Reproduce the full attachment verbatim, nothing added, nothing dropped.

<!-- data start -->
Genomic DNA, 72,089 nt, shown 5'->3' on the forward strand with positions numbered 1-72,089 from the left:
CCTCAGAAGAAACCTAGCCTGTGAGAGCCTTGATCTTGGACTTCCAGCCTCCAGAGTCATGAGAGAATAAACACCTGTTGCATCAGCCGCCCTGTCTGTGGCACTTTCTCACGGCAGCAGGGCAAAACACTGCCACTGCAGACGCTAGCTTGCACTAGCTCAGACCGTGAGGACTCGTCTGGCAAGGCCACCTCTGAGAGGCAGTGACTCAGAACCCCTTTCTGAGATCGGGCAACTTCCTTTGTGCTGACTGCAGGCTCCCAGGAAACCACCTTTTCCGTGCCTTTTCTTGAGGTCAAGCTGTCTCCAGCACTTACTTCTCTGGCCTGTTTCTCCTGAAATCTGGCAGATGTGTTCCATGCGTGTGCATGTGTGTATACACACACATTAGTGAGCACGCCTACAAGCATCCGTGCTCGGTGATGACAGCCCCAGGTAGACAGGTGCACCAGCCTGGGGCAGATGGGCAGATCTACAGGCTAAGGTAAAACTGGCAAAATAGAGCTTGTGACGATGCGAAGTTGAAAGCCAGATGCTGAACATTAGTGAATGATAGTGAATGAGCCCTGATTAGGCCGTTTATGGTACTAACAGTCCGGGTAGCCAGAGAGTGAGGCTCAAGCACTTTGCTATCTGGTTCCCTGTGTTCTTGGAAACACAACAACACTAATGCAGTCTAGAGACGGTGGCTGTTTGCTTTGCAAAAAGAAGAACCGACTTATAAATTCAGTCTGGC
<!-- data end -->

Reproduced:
Genomic DNA, 72,089 nt, shown 5'->3' on the forward strand with positions numbered 1-72,089 from the left:
CCTCAGAAGAAACCTAGCCTGTGAGAGCCTTGATCTTGGACTTCCAGCCTCCAGAGTCATGAGAGAATAAACACCTGTTGCATCAGCCGCCCTGTCTGTGGCACTTTCTCACGGCAGCAGGGCAAAACACTGCCACTGCAGACGCTAGCTTGCACTAGCTCAGACCGTGAGGACTCGTCTGGCAAGGCCACCTCTGAGAGGCAGTGACTCAGAACCCCTTTCTGAGATCGGGCAACTTCCTTTGTGCTGACTGCAGGCTCCCAGGAAACCACCTTTTCCGTGCCTTTTCTTGAGGTCAAGCTGTCTCCAGCACTTACTTCTCTGGCCTGTTTCTCCTGAAATCTGGCAGATGTGTTCCATGCGTGTGCATGTGTGTATACACACACATTAGTGAGCACGCCTACAAGCATCCGTGCTCGGTGATGACAGCCCCAGGTAGACAGGTGCACCAGCCTGGGGCAGATGGGCAGATCTACAGGCTAAGGTAAAACTGGCAAAATAGAGCTTGTGACGATGCGAAGTTGAAAGCCAGATGCTGAACATTAGTGAATGATAGTGAATGAGCCCTGATTAGGCCGTTTATGGTACTAACAGTCCGGGTAGCCAGAGAGTGAGGCTCAAGCACTTTGCTATCTGGTTCCCTGTGTTCTTGGAAACACAACAACACTAATGCAGTCTAGAGACGGTGGCTGTTTGCTTTGCAAAAAGAAGAACCGACTTATAAATTCAGTCTGGC